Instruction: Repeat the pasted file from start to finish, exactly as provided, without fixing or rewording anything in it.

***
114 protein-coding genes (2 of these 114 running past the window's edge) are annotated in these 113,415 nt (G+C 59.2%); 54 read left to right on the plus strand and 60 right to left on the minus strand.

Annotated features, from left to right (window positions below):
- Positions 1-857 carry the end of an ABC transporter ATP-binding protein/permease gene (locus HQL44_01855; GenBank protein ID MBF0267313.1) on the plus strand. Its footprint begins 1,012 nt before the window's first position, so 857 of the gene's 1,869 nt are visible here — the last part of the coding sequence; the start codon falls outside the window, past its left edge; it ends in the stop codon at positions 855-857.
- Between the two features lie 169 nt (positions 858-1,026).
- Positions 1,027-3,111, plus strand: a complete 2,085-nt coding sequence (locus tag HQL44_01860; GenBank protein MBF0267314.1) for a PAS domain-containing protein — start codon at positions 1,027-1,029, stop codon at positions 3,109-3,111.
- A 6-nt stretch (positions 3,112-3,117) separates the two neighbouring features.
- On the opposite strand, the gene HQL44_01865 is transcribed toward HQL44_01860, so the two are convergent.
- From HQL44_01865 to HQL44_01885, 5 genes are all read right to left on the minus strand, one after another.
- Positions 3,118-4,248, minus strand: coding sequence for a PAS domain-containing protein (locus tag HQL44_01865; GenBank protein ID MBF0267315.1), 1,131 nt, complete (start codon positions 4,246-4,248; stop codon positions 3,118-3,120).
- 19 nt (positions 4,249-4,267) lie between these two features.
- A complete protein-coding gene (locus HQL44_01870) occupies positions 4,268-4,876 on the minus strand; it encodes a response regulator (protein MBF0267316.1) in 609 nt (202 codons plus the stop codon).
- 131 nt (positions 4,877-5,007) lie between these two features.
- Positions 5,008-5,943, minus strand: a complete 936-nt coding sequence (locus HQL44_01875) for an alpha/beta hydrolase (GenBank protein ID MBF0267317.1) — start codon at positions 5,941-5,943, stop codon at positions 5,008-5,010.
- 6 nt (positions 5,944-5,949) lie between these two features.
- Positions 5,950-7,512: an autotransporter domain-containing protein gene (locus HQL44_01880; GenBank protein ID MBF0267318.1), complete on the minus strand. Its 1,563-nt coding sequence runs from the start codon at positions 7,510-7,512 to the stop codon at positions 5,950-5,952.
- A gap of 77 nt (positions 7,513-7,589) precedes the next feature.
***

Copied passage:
114 protein-coding genes (2 of these 114 running past the window's edge) are annotated in these 113,415 nt (G+C 59.2%); 54 read left to right on the plus strand and 60 right to left on the minus strand.

Annotated features, from left to right (window positions below):
- Positions 1-857 carry the end of an ABC transporter ATP-binding protein/permease gene (locus HQL44_01855; GenBank protein ID MBF0267313.1) on the plus strand. Its footprint begins 1,012 nt before the window's first position, so 857 of the gene's 1,869 nt are visible here — the last part of the coding sequence; the start codon falls outside the window, past its left edge; it ends in the stop codon at positions 855-857.
- Between the two features lie 169 nt (positions 858-1,026).
- Positions 1,027-3,111, plus strand: a complete 2,085-nt coding sequence (locus tag HQL44_01860; GenBank protein MBF0267314.1) for a PAS domain-containing protein — start codon at positions 1,027-1,029, stop codon at positions 3,109-3,111.
- A 6-nt stretch (positions 3,112-3,117) separates the two neighbouring features.
- On the opposite strand, the gene HQL44_01865 is transcribed toward HQL44_01860, so the two are convergent.
- From HQL44_01865 to HQL44_01885, 5 genes are all read right to left on the minus strand, one after another.
- Positions 3,118-4,248, minus strand: coding sequence for a PAS domain-containing protein (locus tag HQL44_01865; GenBank protein ID MBF0267315.1), 1,131 nt, complete (start codon positions 4,246-4,248; stop codon positions 3,118-3,120).
- 19 nt (positions 4,249-4,267) lie between these two features.
- A complete protein-coding gene (locus HQL44_01870) occupies positions 4,268-4,876 on the minus strand; it encodes a response regulator (protein MBF0267316.1) in 609 nt (202 codons plus the stop codon).
- 131 nt (positions 4,877-5,007) lie between these two features.
- Positions 5,008-5,943, minus strand: a complete 936-nt coding sequence (locus HQL44_01875) for an alpha/beta hydrolase (GenBank protein ID MBF0267317.1) — start codon at positions 5,941-5,943, stop codon at positions 5,008-5,010.
- 6 nt (positions 5,944-5,949) lie between these two features.
- Positions 5,950-7,512: an autotransporter domain-containing protein gene (locus HQL44_01880; GenBank protein ID MBF0267318.1), complete on the minus strand. Its 1,563-nt coding sequence runs from the start codon at positions 7,510-7,512 to the stop codon at positions 5,950-5,952.
- A gap of 77 nt (positions 7,513-7,589) precedes the next feature.